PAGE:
I think it’s a lot harder. On some level, our kids have access to more. On the other hand, it just feels like their journey has been more complicated. There certainly is activism, but it’s a little different. It’s episodic. Ours was constant. It was constant and thrilling. I think we felt fairly successful, in terms of ending the war and some civil rights. Obviously there is just so much more work we need to do now. Back then we felt like we were moving. It felt palpable. We could handle it.

There’s a huge theme emerging of the Bay Area being this big laboratory for trying to reimagine relationships and reimagine how we all live here together—be that organizing a commune, or the AIDS ward at SF General, or turning to that age-old institution of marriage and saying “we could fix this.” What was it that led you to question these things?

I was fortunate to grow up in a home where it was really clear that service mattered. It wasn’t about accumulation of wealth or personal accumulation—it was about doing good both at home and throughout our entire neighborhood. My mom would make sure that anyone who needed anything, she was there. At dinner the table was always full. And my parents were very loving toward each other. So I grew up just believing, “this is life, this is home life.” As I got more active in the women’s movement—when I was working in Jerry Brown’s first administration—I started hearing stories of women who were fleeing abusive partners. I came to the conclusion that what I had, everybody should have.

When I was working at the state, I was funding programs that dealt with drug and alcohol abuse. Most of those programs were not serving women. Then I found the battered women’s programs that were popping up, and there were very few of them. That’s how I met Marya. I said, “okay, we need to figure this out and do more work on that.” And that’s how it happened. Then I joined a coalition—of five people. We used the word “coalition” because we wanted people to think we were very large. The people in the group were Eva Patterson, Mimi Silbert, Nancy Walker. We put together this coalition to help women and kids, particularly kids who were vulnerable and who didn’t have resources. And that’s how this whole thing started.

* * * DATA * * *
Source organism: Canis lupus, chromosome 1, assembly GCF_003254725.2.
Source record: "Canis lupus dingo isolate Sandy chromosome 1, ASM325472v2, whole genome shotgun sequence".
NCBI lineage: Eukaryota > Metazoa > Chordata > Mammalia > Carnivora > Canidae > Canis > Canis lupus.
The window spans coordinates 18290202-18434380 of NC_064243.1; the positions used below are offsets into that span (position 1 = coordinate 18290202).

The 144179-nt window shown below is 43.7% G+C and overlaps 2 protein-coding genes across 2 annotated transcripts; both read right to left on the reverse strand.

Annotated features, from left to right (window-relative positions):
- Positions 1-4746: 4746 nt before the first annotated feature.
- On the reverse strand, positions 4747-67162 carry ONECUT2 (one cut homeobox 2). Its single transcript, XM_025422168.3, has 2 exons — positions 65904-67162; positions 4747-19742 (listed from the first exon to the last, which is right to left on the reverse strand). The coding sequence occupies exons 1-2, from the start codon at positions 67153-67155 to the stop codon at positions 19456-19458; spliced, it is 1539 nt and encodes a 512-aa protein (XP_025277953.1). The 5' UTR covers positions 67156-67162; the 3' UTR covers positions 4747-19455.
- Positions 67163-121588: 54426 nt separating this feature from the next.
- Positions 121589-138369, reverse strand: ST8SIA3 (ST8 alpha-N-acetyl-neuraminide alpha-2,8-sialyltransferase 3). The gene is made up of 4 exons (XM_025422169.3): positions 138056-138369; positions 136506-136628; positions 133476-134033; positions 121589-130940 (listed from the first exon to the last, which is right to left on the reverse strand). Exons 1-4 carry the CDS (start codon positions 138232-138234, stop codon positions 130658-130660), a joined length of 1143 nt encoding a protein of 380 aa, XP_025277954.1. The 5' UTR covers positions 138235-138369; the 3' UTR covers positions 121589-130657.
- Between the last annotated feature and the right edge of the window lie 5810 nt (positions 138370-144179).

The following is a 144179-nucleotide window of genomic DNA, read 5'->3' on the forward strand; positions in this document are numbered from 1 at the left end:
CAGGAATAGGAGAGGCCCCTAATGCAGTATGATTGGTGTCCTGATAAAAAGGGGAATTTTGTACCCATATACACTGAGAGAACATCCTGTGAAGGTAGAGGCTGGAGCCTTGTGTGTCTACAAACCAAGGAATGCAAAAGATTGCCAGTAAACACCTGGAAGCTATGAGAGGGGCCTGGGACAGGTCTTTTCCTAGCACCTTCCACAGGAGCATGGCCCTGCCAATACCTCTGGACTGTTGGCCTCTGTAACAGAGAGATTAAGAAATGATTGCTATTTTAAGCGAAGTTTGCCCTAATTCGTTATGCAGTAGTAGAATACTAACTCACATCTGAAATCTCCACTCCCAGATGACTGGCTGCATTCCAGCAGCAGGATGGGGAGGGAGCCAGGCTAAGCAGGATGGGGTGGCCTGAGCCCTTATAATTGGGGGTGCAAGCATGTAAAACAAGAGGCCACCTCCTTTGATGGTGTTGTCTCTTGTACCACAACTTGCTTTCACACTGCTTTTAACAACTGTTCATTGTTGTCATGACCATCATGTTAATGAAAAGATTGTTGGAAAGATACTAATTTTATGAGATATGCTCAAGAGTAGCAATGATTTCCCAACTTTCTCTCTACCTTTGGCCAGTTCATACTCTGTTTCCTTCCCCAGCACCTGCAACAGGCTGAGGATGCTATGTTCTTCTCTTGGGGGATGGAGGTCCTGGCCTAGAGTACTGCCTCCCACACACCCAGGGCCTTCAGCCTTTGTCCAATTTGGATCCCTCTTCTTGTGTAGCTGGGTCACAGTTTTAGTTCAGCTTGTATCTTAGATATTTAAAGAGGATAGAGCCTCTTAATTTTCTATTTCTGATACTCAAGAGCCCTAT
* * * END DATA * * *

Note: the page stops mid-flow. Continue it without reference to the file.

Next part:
You said that when you first went to Washington to pass the VAWA—was it a Republican Congressman?

In 1984, it was the Family Violence Prevention and Services Act; it is the piece of legislation that funds domestic violence shelters across this nation. So when we went to Washington—there were a few of us working together. I was really excited, being in the halls of Congress. A friend of one of the congressmen who we were working with pulled me aside and said, “you’ll never believe what one of my colleagues said, he said, ‘this bill’s just going to take the fun out of marriage.'” Thankfully things have changed dramatically since that moment.

You often say “I wish I had Twitter then,” and I think it’s important to raise the point where we talk about the Internet and how it comes from the Bay Area and how it changed the way we can have the conversation around domestic violence.

The student activism around sexual assault has been incredible. I think that social media has actually helped fuel it. I think it would have been a lot harder to get to the place that they all got to, as fast as they have, without social media. It also gives people an opportunity to tell their story with some anonymity. Both the strength and the weakness of social media is the anonymity. Because you can also be awful on it and not identify who you are, so it’s a little bit of a double-edged sword. But to promote new ideas and to push activism, social media is absolutely fantastic. You want to get people involved? You post something, you tweet, you put it on FB and you have a community.